LEADING the legal team that helped her employer – travel price-comparison website Skyscanner - secure a £1.4 billion takeover by Chinese travel agency Ctrip at the end of last year was, said Carolyn Jameson, career defining.

Not only did Skyscanner’s ownership model mean the work required to get the deal away was both legally complex and intellectually challenging, but the fact that so many smaller players in the Scottish tech scene have since vowed to become “the next Skyscanner” has been inspiring.

“It was such an exciting deal to work on and really exciting to see the reaction afterwards,” said Ms Jameson, who has led the business’s legal team since joining from Wolfson Microelectronics in 2013.

“It was a very dynamic deal. It was very complex because we had lots of different shareholder types and issues were coming in all the time.”

Luckily Ms Jameson and her eight-strong team had form when it came to M&A transactions. Though smaller in terms of value and market impact, Skyscanner acquired Barcelona-based hotel search company Fogg in 2013, mobile app developer Distinction and Chinese travel search firm Youbibi in 2014, and formed a joint venture with Yahoo! Japan in 2015.

This meant that with the exception of some drafting work, which was handled by Pinsent Masons, and matters relating to Ctrip’s listing in America, which US firm Fried Frank Harris Shriver & Jacobson dealt with, much of the work on the Ctrip deal was done in-house.

“I try to keep the majority of work in-house - the only times we really go to external firms is if we want something validated, if we have capacity issues or the work is in a jurisdiction that we’re not qualified in,” Ms Jameson said.

“A lot of the interesting work is now in-house. Long gone are the days when the in-house team did the admin and everything interesting went out [to law firms].

“People see something like this and they realise quite how interesting it can be.”

This is important to Ms Jameson, who noted that “in-house is very much a career path in its own right” that requires a different kind of skillset to that of a private practice lawyer.

“You have to be really interested in the business aspects, not just the law,” Ms Jameson explained.

For a business like Skyscanner that means showing an entrepreneurial flair as well as a deep understanding of everything from M&A and intellectual property to contracts and competition law. This is something Ms Jameson recognised right from the start of her career, when she landed a job at software company Novell despite having no experience of the sector or as an in-house lawyer.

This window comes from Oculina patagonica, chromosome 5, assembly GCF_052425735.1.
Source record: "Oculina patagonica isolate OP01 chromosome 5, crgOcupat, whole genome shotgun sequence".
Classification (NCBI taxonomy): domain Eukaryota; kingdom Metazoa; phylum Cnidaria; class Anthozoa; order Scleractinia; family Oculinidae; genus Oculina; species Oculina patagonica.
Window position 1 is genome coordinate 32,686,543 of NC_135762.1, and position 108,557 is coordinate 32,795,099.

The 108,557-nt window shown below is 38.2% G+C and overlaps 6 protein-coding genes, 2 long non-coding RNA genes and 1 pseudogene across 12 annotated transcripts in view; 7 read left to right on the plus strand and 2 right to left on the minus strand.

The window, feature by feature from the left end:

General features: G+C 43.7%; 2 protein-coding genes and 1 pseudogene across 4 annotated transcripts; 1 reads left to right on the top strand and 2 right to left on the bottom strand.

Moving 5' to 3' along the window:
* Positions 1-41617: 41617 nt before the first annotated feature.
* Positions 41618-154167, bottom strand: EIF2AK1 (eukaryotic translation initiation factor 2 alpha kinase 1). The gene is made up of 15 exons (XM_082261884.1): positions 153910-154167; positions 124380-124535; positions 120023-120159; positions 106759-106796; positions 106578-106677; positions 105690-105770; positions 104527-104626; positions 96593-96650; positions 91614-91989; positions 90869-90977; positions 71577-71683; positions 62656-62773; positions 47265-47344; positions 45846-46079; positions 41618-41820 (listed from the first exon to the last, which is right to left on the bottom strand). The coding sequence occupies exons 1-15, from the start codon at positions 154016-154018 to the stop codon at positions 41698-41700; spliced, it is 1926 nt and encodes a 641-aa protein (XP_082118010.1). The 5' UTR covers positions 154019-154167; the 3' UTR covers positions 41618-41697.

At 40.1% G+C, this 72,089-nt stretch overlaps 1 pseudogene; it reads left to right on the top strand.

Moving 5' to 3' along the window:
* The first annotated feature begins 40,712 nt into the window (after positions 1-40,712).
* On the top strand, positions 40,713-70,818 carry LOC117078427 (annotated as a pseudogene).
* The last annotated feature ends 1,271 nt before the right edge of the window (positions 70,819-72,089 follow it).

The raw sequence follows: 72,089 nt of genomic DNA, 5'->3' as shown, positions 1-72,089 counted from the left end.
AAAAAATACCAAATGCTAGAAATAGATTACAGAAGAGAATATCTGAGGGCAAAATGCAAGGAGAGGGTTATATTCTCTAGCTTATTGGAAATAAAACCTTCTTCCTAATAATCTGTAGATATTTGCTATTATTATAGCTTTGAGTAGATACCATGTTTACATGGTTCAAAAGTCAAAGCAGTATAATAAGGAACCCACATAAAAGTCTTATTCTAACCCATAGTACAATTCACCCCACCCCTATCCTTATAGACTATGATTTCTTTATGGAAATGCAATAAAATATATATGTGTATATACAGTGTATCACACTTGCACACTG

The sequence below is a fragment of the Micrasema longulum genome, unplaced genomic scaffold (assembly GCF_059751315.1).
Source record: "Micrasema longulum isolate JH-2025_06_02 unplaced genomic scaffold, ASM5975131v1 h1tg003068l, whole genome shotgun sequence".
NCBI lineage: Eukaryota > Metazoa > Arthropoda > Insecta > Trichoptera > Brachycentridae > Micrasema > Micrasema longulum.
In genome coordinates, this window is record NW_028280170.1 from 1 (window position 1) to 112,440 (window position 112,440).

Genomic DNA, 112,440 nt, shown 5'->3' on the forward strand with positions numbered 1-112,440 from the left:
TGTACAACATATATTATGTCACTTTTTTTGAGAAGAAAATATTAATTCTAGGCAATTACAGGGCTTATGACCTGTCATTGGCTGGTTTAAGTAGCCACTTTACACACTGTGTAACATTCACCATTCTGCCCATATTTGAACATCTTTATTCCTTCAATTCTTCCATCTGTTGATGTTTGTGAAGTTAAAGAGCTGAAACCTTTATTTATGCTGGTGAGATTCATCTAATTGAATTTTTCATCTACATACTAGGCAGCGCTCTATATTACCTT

“I always wanted to be a barrister [advocate] and after university I went to the Inns of Court School of Law [now City Law School, in London], but once I was there I didn’t feel it was for me,” Ms Jameson recalled.

“I came across the idea of going in-house, which at that point wasn’t really common - there weren’t so many in-house roles then.

“I applied for a role and went for the interview, but I didn’t get the job because they wanted experience and I didn’t have that then.

“I sent a letter afterwards thanking them and saying if they changed their mind I was here. The person they gave the job to dropped out and they got back in touch and said ‘you’ve got none of the experience but we like your attitude so come for another interview’.

“That’s how I fell into tech.”

When her boss in the Novell legal department told her he had felt held back by a lack of commercial experience, Ms Jameson decided to spend a year working in sales at the company, gaining the kind of commercial experience she believes is essential if an in-house legal function is to be fully integrated with the business.

“When I joined Skyscanner it had about 250 employees [it now has over 800] and very much still felt like a start-up,” she said.

“It struck me as a really great opportunity to build a team as I would like to see it and I tried to build it with a very commercial approach.”

This is particularly important in an online business like Skyscanner, where probes by bodies such as the Competition and Markets Authority (CMA) in the UK and Department of Transportation (DoT) in the US have created work for the legal department but are completely tied up in how the business as a whole operates.

In 2014, for example, the business successfully overturned a ruling relating to hotel discounts that came from CMA predecessor the Office of Fair Trading. Skyscanner, which was set up to allow consumers to trawl the internet for the best possible travel deals, felt the decision had not been in consumers’ best interests.

“The CMA looking at price comparison websites and the DoT looking at how airfares are distributed are integral to our legal team and to the business,” Ms Jameson said. “There’s a really common thread in the issues that we see.”

This, said Ms Jameson, is what ultimately makes the job so interesting.

“It’s an exciting area to be in because it’s very much developing,” she added.